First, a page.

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Attorney general fires back on gun scandal

By James Vicini

WASHINGTON (Reuters) - Under fire for a botched operation to track guns smuggled to Mexican drug cartels, Attorney General Eric Holder said on Friday his critics seek to score political points, but will not try to stem the flow of weapons across the border.

He lashed back at Republican criticism in the Congress over when and what he knew about the operation in which as many as 2,000 guns were sold to suspected gun traffickers. The guns were not properly tracked and ended up at crime scenes in the United States and Mexico.

In a scathing five-page letter sent to lawmakers, Holder said many in Congress adamantly oppose efforts to reform U.S. gun laws that would make the United States and Mexico safer, while at the same time criticizing the operation.

"It seems clear that some in Congress are more interested in using this regrettable incident to score political points than in addressing the underlying problem," Holder wrote.

"Too many in Congress are opposed to any discussion of fixing loopholes in our laws that facilitate the staggering flow of guns each year across our border to the south."

The letter came a day after President Barack Obama, who appointed Holder, told a White House news conference that he fully supported Holder and has "complete confidence" in him.

The operation has become a headache for the Obama administration and complicated diplomatic ties with Mexico. Known as "Fast and Furious," it ran from late 2009 through 2010.

The chairman of the House of Representatives Oversight Committee, Darrell Issa, and the senior Republican on the Senate Judiciary Committee, Chuck Grassley, have been the leading critics.

They have cited memos they said showed Holder was given details about the operation in 2010 and questioned whether Holder lied when he said in May 2011 that he only recently became aware of the operation.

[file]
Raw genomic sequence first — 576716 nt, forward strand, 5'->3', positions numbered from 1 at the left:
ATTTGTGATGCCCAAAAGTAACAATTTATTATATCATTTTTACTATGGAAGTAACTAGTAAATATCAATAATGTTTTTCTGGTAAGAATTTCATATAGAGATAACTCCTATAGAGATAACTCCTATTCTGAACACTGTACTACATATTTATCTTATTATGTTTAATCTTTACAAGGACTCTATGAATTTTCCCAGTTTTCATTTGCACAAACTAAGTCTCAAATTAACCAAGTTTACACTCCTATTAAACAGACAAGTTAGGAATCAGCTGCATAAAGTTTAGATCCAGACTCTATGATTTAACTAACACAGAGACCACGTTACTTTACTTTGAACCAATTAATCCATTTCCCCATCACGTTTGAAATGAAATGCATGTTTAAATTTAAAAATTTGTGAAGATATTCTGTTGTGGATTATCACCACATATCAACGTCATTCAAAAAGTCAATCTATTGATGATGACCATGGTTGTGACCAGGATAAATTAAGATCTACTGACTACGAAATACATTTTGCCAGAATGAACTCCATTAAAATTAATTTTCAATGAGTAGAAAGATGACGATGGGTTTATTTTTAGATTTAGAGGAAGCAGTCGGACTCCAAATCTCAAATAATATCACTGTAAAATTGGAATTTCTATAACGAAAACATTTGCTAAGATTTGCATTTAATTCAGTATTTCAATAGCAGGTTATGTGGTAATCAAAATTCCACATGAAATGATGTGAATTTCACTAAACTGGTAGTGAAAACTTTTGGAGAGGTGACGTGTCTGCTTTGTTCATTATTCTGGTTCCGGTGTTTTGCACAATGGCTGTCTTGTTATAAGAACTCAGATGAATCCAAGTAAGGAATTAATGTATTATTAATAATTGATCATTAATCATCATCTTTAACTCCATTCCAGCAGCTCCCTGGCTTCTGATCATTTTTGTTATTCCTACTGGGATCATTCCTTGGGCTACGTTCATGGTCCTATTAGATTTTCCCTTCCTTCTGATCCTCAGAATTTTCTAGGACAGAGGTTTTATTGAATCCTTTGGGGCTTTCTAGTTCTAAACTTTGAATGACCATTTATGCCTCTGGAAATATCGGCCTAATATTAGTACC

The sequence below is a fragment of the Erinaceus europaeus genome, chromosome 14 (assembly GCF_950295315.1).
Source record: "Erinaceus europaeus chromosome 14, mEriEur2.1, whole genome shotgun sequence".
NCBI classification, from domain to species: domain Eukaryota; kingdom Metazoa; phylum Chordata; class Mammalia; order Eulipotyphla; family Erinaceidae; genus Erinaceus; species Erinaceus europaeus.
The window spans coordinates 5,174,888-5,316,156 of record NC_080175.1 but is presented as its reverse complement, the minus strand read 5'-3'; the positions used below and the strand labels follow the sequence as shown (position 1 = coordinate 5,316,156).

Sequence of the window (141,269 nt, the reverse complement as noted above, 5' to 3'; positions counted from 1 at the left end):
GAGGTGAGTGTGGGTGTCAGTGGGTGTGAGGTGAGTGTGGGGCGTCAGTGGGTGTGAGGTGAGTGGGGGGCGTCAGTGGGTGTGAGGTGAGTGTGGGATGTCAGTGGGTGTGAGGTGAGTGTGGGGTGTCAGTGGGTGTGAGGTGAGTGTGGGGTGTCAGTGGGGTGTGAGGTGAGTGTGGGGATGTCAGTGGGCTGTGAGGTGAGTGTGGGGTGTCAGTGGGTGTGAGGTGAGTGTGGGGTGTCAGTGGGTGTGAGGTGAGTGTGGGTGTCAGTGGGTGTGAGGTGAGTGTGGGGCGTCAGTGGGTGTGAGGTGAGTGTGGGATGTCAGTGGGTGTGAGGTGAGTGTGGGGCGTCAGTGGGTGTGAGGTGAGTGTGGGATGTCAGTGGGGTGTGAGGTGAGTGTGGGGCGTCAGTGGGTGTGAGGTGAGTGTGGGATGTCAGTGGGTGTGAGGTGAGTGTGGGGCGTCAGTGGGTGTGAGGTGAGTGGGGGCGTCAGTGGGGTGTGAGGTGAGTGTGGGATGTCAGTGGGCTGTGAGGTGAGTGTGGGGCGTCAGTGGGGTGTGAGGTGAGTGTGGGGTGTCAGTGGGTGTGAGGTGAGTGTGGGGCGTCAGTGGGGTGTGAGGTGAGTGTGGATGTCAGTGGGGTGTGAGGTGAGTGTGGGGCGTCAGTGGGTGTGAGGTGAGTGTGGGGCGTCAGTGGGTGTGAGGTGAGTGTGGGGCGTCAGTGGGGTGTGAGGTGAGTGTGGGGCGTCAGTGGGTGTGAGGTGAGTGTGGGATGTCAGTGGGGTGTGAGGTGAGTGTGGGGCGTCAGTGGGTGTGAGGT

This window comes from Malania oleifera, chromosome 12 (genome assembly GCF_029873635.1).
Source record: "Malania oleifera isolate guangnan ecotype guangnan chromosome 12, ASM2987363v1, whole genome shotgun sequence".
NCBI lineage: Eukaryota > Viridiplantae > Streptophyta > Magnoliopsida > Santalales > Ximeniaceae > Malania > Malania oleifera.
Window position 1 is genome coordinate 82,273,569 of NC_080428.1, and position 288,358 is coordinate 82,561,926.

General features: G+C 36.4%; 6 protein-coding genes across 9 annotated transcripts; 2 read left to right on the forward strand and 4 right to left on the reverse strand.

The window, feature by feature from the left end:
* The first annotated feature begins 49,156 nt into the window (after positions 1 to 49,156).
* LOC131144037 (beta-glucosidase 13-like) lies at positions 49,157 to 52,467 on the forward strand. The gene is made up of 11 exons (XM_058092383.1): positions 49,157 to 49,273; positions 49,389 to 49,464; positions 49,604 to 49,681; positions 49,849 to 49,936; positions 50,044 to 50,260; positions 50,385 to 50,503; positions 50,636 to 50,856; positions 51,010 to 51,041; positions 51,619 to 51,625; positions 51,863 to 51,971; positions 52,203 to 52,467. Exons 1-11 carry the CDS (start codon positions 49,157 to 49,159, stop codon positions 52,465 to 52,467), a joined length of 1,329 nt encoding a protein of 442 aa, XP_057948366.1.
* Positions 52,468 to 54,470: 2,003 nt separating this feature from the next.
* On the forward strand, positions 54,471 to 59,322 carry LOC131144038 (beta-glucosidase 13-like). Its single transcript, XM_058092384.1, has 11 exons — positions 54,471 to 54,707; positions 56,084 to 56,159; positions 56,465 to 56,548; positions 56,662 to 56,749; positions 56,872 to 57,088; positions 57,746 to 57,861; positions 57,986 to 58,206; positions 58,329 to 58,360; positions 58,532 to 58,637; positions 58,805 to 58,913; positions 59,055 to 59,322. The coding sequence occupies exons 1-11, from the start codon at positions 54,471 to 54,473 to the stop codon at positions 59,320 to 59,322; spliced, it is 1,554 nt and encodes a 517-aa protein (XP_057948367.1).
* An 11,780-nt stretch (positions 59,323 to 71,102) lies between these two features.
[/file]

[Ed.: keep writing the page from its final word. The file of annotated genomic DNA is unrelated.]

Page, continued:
Holder in the letter replied that his testimony was truthful and accurate and said he has no recollection of the operation's misguided tactics until the public controversy.

Once he learned of the flawed operation, Holder said, he took several steps, including referring it to the Justice Department's inspector general for investigation.

"If Attorney General Holder had said these things five months ago when Congress asked him about Operation Fast and Furious, it might have been more believable," said Frederick Hill, a spokesman for the House Oversight Committee.

"At this point, however, it's hard to take at face value a defense that is factually questionable, entirely self-serving, and a still incomplete account of what senior Justice Department officials knew about gun walking," he said.

Two weapons from the operation were found at the scene where a U.S. Border Patrol agent was killed in a shootout with illegal immigrants.

One Republican House member has said that law enforcement and government employees could be considered "accessories to murder."

Holder denounced the statement. "Such irresponsible and inflammatory rhetoric must be repudiated in the strongest possible terms," Holder wrote.

(Editing by Mohammad Zargham)

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